Let’s say I’m late for work; I forget my medications; I’m stuck in traffic; My boss is in a foul mood; All my assignments are late or need correcting; The website goes down; My body aches; I forgot about a meeting at which I’m presenting; My car’s falling apart; I lose a receipt I need to return something expensive; It’s so hot Dick Cheney water boarded himself; I’m sweating all over; My boyfriend pays more attention to his game than to me; I don’t have money for laundry and am on my last pair of underwear; The kids who live upstairs are screaming; Our air conditioner breaks; I can’t sleep because of anxiety …
We’ve all had “those days”—the ones when you used to think the universe was out to get you and would stop at nothing to ruin your measly little life—have changed perhaps more than any others in my experience since I left religion and faith behind. Or, more accurately, my response to these days has changed.
I used to think there was a message or a meaning behind every little coincidence or mishap. If I was delayed in traffic, that meant I probably missed a car accident and God was protecting me by making me late. If everything was falling apart at work, maybe God was telling me I needed to chose another profession. If I was feeling depressed or anxious, it was because I wasn’t in line with God’s plan and wasn’t intimately connected with him.
I was arrogantly obsessed with “interpreting the signs.” It’s just as “woo-woo” as it sounds. As a Christian I did it all the time, constantly, and about everything. Christianity involves a lot of guesswork that’s dressed up to look more reliable. Sensing or interpreting “God’s will” or the meaning of the doldrums of life is just part of having faith in a completely silent and unknowable supernatural being. Believers are left on their own to figure out what the fuck is going on and what they should do next. I’ve written more about the Christian life and God’s will if you fancy a read.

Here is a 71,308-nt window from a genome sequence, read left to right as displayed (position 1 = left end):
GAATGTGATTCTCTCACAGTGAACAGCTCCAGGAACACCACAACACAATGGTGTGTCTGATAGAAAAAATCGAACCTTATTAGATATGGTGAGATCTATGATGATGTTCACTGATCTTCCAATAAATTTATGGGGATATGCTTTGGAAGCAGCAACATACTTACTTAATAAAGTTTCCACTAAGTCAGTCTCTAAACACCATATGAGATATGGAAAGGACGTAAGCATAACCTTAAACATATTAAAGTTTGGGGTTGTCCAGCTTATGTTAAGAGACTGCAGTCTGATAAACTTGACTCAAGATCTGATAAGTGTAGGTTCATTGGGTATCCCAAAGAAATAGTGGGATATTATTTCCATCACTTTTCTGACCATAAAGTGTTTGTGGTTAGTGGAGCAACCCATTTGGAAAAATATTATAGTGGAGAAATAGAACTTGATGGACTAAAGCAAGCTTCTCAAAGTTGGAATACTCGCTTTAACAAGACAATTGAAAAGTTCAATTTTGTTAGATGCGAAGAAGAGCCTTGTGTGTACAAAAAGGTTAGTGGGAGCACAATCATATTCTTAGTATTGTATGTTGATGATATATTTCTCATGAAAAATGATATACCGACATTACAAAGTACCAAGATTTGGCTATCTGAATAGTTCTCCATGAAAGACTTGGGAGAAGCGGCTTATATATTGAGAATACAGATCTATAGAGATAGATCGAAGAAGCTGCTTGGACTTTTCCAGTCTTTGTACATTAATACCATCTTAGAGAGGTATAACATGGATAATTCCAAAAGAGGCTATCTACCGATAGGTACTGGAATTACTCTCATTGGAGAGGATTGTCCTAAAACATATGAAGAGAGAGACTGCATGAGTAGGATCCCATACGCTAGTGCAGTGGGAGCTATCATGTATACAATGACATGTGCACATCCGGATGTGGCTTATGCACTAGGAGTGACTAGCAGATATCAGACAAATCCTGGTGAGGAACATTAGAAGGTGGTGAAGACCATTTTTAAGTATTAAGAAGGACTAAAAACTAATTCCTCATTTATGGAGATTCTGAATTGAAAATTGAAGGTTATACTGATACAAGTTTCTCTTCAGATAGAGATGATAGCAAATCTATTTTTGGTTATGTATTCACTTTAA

As an atheist, life’s journey is simply better and more reliable. As Carl Sagan said:
The universe seems neither benign nor hostile, merely indifferent.
I don’t blame my misfortunes/bad luck/coincidences on anyone or anything. Neither the universe nor a god is out to get me or to communicate to me through my circumstances. Since there is no god, I don’t need to worry about reading its mind to find out what it wants from me. A new job? A new boyfriend? Those choices are up to me, just as they should be. There is no grand “will” or “purpose” to interpret or guess. Atheism is, I’ve found, much easier and simpler than submitting to a religion. It keeps the responsibility of life on the individual and not on an imaginary force.
Oh, I guess there’s one exception: I admit to sometimes assigning motives and personalities to inanimate objects. When my computer, Miss Mary Mac (yes, I named her it), malfunctions, I either smack her it upside the monitor and tell her it to behave, or I stroke the monitor and promise it I’ll be nice if it will just work for once. I’m an abusive owner, I know. I don’t actually believe my Mac really has a plan or a bad motive against me; I just pretend it does to work out my frustrations.
Even if I have “one of those days” when everything goes wrong and I nearly fall back into the superstitious belief that there must be some sort of evil plan to thwart my success, I can now comfort myself with the knowledge of the natural world and how shit just happens once in a while. I am not being punished; No one is trying to communicate a message to me; All I have to do is my very best, and that’s what matters.